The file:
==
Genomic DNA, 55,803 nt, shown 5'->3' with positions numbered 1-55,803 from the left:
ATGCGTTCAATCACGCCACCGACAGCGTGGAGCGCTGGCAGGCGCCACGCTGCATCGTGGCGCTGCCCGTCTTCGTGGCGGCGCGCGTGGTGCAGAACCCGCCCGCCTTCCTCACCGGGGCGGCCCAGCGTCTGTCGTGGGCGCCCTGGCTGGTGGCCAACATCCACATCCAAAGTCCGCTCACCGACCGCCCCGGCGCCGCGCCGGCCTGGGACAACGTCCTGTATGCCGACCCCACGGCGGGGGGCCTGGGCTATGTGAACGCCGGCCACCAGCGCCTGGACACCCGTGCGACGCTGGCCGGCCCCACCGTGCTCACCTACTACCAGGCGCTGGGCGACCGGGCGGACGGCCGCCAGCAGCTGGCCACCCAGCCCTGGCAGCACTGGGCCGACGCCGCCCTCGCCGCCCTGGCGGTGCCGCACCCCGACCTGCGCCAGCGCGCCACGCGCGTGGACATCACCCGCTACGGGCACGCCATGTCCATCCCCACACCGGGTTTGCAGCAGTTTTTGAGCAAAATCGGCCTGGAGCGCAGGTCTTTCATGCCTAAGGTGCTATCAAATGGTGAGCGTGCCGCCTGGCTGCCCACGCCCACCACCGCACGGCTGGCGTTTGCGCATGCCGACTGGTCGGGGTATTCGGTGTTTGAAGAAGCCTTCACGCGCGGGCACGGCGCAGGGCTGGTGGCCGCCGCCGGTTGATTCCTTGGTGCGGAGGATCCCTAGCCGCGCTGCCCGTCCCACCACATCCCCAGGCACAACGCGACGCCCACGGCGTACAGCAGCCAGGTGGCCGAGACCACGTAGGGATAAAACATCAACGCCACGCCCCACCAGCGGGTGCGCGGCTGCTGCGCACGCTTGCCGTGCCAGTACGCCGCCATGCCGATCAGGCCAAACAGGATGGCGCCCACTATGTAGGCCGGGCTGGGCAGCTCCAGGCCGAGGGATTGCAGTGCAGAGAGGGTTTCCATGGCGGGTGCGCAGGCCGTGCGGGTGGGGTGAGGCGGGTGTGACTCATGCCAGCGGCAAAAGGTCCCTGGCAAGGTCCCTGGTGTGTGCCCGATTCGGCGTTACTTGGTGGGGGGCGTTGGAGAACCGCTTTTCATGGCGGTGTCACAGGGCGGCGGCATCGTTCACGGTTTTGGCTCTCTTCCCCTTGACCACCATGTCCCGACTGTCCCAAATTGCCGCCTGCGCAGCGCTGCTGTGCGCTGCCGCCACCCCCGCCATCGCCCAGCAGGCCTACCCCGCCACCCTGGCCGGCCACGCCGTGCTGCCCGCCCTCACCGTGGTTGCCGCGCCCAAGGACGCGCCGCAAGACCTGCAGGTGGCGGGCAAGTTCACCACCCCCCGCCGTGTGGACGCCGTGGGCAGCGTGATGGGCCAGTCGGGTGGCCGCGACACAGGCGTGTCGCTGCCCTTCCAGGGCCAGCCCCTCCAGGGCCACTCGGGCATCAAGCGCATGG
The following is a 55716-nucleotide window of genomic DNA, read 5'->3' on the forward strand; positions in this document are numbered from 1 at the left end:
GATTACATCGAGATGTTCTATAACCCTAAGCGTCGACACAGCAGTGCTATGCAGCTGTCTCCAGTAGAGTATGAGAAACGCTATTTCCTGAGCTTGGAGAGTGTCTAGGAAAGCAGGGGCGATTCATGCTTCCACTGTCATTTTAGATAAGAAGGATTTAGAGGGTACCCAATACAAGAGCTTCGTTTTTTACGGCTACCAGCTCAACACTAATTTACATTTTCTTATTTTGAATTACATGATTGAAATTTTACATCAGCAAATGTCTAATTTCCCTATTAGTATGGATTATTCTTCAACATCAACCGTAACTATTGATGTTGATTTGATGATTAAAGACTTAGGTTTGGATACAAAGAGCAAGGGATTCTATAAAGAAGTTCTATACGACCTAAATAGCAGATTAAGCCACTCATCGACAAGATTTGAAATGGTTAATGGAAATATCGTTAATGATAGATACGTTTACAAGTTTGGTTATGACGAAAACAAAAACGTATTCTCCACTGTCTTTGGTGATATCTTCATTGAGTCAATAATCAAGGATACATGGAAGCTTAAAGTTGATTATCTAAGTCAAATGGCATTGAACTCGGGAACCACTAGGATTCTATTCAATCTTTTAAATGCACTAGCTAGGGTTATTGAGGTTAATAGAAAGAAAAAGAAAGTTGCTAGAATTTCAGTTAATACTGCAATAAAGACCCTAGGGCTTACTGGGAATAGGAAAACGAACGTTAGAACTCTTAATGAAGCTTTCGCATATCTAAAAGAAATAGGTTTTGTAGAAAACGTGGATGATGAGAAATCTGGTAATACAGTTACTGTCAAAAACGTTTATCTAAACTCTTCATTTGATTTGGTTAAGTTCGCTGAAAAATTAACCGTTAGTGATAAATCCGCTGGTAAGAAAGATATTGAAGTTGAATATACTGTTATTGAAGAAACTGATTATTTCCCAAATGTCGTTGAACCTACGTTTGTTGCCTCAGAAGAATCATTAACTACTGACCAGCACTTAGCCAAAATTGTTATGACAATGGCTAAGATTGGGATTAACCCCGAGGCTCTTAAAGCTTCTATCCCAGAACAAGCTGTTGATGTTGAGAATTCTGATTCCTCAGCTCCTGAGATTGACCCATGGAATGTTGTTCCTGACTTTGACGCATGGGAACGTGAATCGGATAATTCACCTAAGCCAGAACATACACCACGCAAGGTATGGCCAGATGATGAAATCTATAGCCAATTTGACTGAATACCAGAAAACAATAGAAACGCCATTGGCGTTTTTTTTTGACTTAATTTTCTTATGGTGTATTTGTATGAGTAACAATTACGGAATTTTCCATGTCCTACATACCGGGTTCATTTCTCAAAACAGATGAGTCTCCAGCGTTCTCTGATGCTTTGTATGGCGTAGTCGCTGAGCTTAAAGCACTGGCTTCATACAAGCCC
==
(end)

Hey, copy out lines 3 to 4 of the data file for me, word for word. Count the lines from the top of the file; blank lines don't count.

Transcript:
The following is a 55716-nucleotide window of genomic DNA, read 5'->3' on the forward strand; positions in this document are numbered from 1 at the left end:
GATTACATCGAGATGTTCTATAACCCTAAGCGTCGACACAGCAGTGCTATGCAGCTGTCTCCAGTAGAGTATGAGAAACGCTATTTCCTGAGCTTGGAGAGTGTCTAGGAAAGCAGGGGCGATTCATGCTTCCACTGTCATTTTAGATAAGAAGGATTTAGAGGGTACCCAATACAAGAGCTTCGTTTTTTACGGCTACCAGCTCAACACTAATTTACATTTTCTTATTTTGAATTACATGATTGAAATTTTACATCAGCAAATGTCTAATTTCCCTATTAGTATGGATTATTCTTCAACATCAACCGTAACTATTGATGTTGATTTGATGATTAAAGACTTAGGTTTGGATACAAAGAGCAAGGGATTCTATAAAGAAGTTCTATACGACCTAAATAGCAGATTAAGCCACTCATCGACAAGATTTGAAATGGTTAATGGAAATATCGTTAATGATAGATACGTTTACAAGTTTGGTTATGACGAAAACAAAAACGTATTCTCCACTGTCTTTGGTGATATCTTCATTGAGTCAATAATCAAGGATACATGGAAGCTTAAAGTTGATTATCTAAGTCAAATGGCATTGAACTCGGGAACCACTAGGATTCTATTCAATCTTTTAAATGCACTAGCTAGGGTTATTGAGGTTAATAGAAAGAAAAAGAAAGTTGCTAGAATTTCAGTTAATACTGCAATAAAGACCCTAGGGCTTACTGGGAATAGGAAAACGAACGTTAGAACTCTTAATGAAGCTTTCGCATATCTAAAAGAAATAGGTTTTGTAGAAAACGTGGATGATGAGAAATCTGGTAATACAGTTACTGTCAAAAACGTTTATCTAAACTCTTCATTTGATTTGGTTAAGTTCGCTGAAAAATTAACCGTTAGTGATAAATCCGCTGGTAAGAAAGATATTGAAGTTGAATATACTGTTATTGAAGAAACTGATTATTTCCCAAATGTCGTTGAACCTACGTTTGTTGCCTCAGAAGAATCATTAACTACTGACCAGCACTTAGCCAAAATTGTTATGACAATGGCTAAGATTGGGATTAACCCCGAGGCTCTTAAAGCTTCTATCCCAGAACAAGCTGTTGATGTTGAGAATTCTGATTCCTCAGCTCCTGAGATTGACCCATGGAATGTTGTTCCTGACTTTGACGCATGGGAACGTGAATCGGATAATTCACCTAAGCCAGAACATACACCACGCAAGGTATGGCCAGATGATGAAATCTATAGCCAATTTGACTGAATACCAGAAAACAATAGAAACGCCATTGGCGTTTTTTTTTGACTTAATTTTCTTATGGTGTATTTGTATGAGTAACAATTACGGAATTTTCCATGTCCTACATACCGGGTTCATTTCTCAAAACAGATGAGTCTCCAGCGTTCTCTGATGCTTTGTATGGCGTAGTCGCTGAGCTTAAAGCACTGGCTTCATACAAGCCC